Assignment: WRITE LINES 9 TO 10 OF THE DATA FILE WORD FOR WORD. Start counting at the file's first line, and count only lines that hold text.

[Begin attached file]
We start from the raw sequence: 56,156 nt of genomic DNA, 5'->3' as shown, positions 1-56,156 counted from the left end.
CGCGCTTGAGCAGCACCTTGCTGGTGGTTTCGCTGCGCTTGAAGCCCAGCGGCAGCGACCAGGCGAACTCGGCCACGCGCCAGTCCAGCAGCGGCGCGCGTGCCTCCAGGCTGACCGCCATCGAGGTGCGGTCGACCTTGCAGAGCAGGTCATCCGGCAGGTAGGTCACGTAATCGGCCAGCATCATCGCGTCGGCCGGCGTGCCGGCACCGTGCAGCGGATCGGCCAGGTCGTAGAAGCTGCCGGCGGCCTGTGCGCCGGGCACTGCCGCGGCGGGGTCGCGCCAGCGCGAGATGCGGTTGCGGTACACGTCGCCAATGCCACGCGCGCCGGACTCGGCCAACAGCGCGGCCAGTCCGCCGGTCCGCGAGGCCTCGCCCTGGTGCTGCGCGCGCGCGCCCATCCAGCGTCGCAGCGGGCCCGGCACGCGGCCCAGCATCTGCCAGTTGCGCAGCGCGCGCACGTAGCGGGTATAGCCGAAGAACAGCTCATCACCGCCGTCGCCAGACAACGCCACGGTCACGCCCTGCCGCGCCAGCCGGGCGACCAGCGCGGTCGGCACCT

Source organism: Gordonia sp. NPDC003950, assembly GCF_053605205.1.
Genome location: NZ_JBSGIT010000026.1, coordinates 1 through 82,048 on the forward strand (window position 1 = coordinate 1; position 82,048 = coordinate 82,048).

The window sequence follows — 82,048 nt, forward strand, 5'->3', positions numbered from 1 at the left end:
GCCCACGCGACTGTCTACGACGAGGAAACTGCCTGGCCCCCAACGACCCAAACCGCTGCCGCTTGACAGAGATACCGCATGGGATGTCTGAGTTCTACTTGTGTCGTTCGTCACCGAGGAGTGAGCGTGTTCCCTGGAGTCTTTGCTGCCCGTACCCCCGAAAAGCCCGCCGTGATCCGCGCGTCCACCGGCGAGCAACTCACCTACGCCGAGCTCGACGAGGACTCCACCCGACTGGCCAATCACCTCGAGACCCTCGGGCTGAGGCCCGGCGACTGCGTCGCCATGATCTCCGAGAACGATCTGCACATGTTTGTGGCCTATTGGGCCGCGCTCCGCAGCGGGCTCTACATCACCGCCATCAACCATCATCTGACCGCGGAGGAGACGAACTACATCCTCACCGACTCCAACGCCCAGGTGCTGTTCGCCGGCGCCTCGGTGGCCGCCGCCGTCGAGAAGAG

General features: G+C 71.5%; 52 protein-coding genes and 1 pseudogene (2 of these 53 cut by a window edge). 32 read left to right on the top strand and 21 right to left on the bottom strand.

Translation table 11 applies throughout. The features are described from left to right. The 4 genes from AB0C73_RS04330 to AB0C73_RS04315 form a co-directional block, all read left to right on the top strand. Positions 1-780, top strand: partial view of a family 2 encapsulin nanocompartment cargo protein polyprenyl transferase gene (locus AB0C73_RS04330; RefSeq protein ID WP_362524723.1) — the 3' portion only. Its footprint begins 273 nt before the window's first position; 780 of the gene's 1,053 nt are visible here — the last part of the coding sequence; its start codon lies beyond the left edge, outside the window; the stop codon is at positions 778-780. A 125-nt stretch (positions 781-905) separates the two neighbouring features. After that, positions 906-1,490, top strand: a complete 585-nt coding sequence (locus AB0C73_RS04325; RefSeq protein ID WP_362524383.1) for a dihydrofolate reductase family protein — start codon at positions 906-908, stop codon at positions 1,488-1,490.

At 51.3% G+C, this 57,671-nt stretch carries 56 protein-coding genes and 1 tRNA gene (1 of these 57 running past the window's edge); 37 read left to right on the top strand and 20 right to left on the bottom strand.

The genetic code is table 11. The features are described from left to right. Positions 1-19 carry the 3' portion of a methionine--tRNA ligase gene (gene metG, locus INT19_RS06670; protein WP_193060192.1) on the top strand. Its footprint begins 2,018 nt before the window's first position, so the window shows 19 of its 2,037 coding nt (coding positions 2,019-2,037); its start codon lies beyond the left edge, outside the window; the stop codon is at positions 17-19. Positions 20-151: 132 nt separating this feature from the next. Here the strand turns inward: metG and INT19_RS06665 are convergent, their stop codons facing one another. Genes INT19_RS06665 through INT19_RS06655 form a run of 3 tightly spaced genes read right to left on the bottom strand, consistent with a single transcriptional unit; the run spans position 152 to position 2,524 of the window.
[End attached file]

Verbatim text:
At 51.3% G+C, this 57,671-nt stretch carries 56 protein-coding genes and 1 tRNA gene (1 of these 57 running past the window's edge); 37 read left to right on the top strand and 20 right to left on the bottom strand.

The genetic code is table 11. The features are described from left to right. Positions 1-19 carry the 3' portion of a methionine--tRNA ligase gene (gene metG, locus INT19_RS06670; protein WP_193060192.1) on the top strand. Its footprint begins 2,018 nt before the window's first position, so the window shows 19 of its 2,037 coding nt (coding positions 2,019-2,037); its start codon lies beyond the left edge, outside the window; the stop codon is at positions 17-19. Positions 20-151: 132 nt separating this feature from the next. Here the strand turns inward: metG and INT19_RS06665 are convergent, their stop codons facing one another. Genes INT19_RS06665 through INT19_RS06655 form a run of 3 tightly spaced genes read right to left on the bottom strand, consistent with a single transcriptional unit; the run spans position 152 to position 2,524 of the window.